## Solving logistic regression problem in Julia

In this post we will try to implement gradient descent approach to solve logistic regression problem.

Please note this is mainly for educational purpose and the aim here is to learn. If you want to “just apply” logistic regression in julia please check out this one

Logistic regression is a mathematical model serving to predict binary outcome (here we consider binary case) based on set of predictors. Binary outcome (meaning outcome with two possible values, like physiognomical gender spam/not spam email or fraud/legit transaction) is very often called target variable and predictors can be also called features. The latter name is much more intuitive as it is closer to Earth, so to say, it suggests we deal with some sort of objects with known features and we try to predict binary feature that is unknown at the time of prediction. The main idea is to predict the target given set of features based on some training data. Training data is a set of objects for which we know the true target.

So our task is to derive a function that will later serve as a 0/1 labelling machine – mechanism to produce (hopefully) correct target for given object described with features. The class of functions we choose to derive the target is called the model. Such a class is parametrized with set of parameters and the task of learning is in fact to derive these parameters to let our model perform well. Performing well is on the other hand measured with yet another function called goal function. The goal function is what we optimize when we learn parameters for a model. It involves model parameters and training data. It is a function of model parameters and training data with known labels. So the problem of machine learning can be (ignorantly of course) reduce to the problem of estimating set of parameters of given class of functions (model) to minimize given goal function.

Many different models exist with various goal functions to optimize. Today we will focus on one specific model called logisitic regression. We will present some basic concepts, formalize data a little bit and formulate goal function that will happen to be convex and differentiable (in practice it means the underlying optimization problem is “easy”).

As we stated before we will need the following components in our garage.

training data. It is a set of observations/objects you have and you want to learn from. Each observation/object is defined as a set of numbers, each number has a meaning. We model our objects as vectors, so lets assume training set is a set of $$N$$ vectors $$x \in \mathcal{R}^D$$, where $$\mathcal{R}$$ is the set of real numbers and $$D$$ is dimensionality of the vectors. It is basically just number of features object is described with. We assume each object is described with the same number of features $$D$$.

set of labels. For each training example there is corresponding binary label. We can model all labels in one structure, vector again. So lets assume target vector to be $$y \in \{0,1\}^N$$

logistic regression model. This is our model, lets take a look

$f(x ,(\beta,\omega)) = \frac{1}{1 + \exp(-(\beta + \omega x))}$

where $$x \in \mathcal{R}^D$$ is $$D$$-dimensional vector representing object under prediction, and $$(\beta, \omega)$$ is set of model parameters. $$\beta$$ is a scalar while $$\omega$$ is $$D$$-dimensional vector of coefficients. Please note that each coefficient corresponds to single feature, so $$\omega x$$ can be seen as weighted sum of features of $$x$$ with $$\beta$$ as free parameter. To get the basic intuition about the reason for such a choice lets for now blackbox expression $$(\beta + \omega x)$$ into $$z$$ and think of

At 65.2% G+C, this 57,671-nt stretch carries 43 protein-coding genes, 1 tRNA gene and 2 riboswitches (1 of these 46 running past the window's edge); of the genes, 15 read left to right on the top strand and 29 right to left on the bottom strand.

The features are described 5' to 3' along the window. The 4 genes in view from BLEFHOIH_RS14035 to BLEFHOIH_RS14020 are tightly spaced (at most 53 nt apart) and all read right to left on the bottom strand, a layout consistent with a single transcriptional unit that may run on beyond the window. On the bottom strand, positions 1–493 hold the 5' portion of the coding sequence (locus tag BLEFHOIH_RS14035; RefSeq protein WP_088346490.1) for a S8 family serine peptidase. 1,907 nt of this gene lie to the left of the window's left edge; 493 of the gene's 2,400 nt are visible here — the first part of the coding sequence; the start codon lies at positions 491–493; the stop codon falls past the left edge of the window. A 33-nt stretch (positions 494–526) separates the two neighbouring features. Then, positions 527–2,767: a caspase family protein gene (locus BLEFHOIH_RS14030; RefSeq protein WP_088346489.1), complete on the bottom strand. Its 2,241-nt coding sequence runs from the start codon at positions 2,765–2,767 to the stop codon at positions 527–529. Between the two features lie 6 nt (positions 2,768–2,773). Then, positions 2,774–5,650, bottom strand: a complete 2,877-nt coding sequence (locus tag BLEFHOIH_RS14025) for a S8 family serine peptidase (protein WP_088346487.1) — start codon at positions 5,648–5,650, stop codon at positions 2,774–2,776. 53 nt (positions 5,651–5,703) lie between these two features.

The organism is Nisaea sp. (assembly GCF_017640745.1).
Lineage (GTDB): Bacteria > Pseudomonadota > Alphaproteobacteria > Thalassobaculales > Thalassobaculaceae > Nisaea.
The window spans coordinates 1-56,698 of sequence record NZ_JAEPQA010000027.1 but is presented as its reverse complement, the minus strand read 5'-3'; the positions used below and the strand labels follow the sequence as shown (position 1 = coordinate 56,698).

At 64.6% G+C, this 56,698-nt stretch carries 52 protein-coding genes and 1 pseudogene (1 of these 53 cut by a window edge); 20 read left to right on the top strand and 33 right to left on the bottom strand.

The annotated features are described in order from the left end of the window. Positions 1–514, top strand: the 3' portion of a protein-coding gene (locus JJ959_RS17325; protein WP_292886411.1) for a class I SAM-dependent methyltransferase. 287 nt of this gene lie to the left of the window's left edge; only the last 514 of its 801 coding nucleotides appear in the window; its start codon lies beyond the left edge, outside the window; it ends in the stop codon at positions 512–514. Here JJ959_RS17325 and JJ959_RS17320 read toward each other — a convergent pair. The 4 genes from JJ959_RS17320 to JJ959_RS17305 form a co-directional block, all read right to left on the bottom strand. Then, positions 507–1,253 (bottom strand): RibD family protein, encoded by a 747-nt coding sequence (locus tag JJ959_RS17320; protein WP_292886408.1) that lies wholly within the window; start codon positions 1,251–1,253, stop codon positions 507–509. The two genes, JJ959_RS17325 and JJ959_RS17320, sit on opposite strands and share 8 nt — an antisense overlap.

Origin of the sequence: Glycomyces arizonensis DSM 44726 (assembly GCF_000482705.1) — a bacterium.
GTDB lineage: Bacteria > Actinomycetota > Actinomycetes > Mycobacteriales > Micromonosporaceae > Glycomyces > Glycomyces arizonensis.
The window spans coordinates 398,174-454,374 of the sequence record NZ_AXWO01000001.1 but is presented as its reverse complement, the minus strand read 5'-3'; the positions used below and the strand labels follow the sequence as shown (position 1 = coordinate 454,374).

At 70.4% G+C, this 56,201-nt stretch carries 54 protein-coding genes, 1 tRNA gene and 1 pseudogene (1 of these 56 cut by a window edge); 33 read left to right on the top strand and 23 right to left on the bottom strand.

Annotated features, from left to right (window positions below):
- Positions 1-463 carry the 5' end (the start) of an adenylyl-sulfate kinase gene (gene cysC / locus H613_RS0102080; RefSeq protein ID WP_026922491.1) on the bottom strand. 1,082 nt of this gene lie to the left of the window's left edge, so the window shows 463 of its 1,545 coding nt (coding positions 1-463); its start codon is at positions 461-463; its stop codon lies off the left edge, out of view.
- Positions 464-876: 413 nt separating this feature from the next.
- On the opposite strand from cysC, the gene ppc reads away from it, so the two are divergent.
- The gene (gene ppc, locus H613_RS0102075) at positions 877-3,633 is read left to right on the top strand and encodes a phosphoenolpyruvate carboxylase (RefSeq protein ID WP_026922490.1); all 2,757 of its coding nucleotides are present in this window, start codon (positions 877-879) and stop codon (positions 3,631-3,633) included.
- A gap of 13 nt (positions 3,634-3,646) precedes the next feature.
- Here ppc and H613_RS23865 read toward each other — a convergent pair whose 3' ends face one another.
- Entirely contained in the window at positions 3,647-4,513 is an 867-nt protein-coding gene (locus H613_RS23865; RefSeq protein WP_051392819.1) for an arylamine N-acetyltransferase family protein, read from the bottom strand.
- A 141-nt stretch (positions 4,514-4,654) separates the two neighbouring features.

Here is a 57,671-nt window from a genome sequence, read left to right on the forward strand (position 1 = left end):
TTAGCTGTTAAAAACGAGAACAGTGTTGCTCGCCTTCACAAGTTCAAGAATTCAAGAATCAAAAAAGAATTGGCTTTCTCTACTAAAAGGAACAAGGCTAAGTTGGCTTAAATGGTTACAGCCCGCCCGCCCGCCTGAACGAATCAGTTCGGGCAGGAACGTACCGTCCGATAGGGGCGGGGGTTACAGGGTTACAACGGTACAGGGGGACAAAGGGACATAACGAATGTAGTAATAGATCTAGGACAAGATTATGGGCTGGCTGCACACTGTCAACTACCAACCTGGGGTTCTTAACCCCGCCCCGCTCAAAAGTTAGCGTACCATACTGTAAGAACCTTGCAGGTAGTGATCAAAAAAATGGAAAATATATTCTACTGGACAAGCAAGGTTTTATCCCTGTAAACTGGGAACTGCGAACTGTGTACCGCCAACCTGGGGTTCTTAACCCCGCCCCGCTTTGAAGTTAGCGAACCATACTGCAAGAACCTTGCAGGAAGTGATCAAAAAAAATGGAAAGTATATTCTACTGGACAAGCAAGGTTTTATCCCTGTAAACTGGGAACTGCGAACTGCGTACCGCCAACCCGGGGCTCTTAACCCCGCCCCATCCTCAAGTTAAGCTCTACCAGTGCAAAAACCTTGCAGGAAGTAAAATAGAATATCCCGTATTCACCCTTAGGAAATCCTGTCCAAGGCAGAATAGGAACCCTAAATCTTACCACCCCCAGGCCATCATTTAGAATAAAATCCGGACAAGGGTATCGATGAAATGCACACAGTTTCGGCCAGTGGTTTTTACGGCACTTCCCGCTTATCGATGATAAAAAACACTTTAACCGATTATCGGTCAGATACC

$f(z) = \frac{1}{1 + \exp(-z)}$

this function is called logistic function and its plot looks like this: Please note the following properties. The smaller the $$z$$ the closer $$f$$ to 1 and analogically, The greater the $$z$$ the closer $$f$$ to 0 (note minus sign in formula in case of doubts). Ok now we can unbox $$z$$ again and think of it as weighted sum again $$(\beta + \omega x)$$. We can also conclude that our model will predict values close to 1 whenever aforementioned weighted sum is high negative number with the opposite holding as well: if weighted sum is high positive number prediction will be close to 0. That can already provide basic intuition of what we will try to do here. We need to set model parameters in a way that model predictions are close to correct, namely for 0-labeled data we want weighted sum to be as positive as possible and for 1-labeled data we wish the opposite. And that brings us to the next puzzle

goal function: logistic regression optimization problem. The next puzzle is the goal function we wish to optimize. It is going to reflect our intuition of what “learning” means. Once again, what we need is a set of parameters that makes our predictions close to real labels. Common way of representing that is by using likelihood function given by the formula
$J((\beta, \omega), X,y) = \prod_{i = 1}^{N} f(x_{i}, (\beta,\omega))^{y_{i}} (1 – f(x_{i},(\beta,\omega)))^{(1 – y_{i})}$ Even though formula look scary it can be easily explained in an ELI5 fashion. First of all for any single index $$i$$ we in fact deal with either $$f(x_{i}, (\beta,\omega))^{y_{i}}$$ or $$(1 – f(x_{i},(\beta,\omega)))^{(1 – y_{i})}$$. If $$y_i = 0$$ then first component vanish. if $$y_i = 1$$ second one does.

Lets see what happens to $$f(x_{i}, (\beta,\omega))^{y_{i}}$$ depending on value of $$y_i$$

– $$y_i = 1$$. If prediction $$f(x_{i}, (\beta,\omega))$$ is close to 1 it contributes to $$J$$ more.
– $$y_i = 0$$. If prediction $$f(x_{i}, (\beta,\omega))$$ is close to 0 it contributes to $$J$$ more.

Then two polars of function $$J$$ are 0 and 1. Zero when all predictions are incorrect and 1 in case of correct predictions for all traning data points. Our task is then to maximize $$J$$ in the parameter space. The convention in scientific world is to consider any optimization problem as minimization problem so in fact we will try to minimize $$-J((\beta, \omega), X,y)$$. Moreover for mathematical convenience (and practical reasons) we will in fact minimize $$- \log(J((\beta, \omega), X,y))$$, The practical reason can be easily provided: If number of data points is high enough product of many (potentially) small numbers may cause problems with computational precision.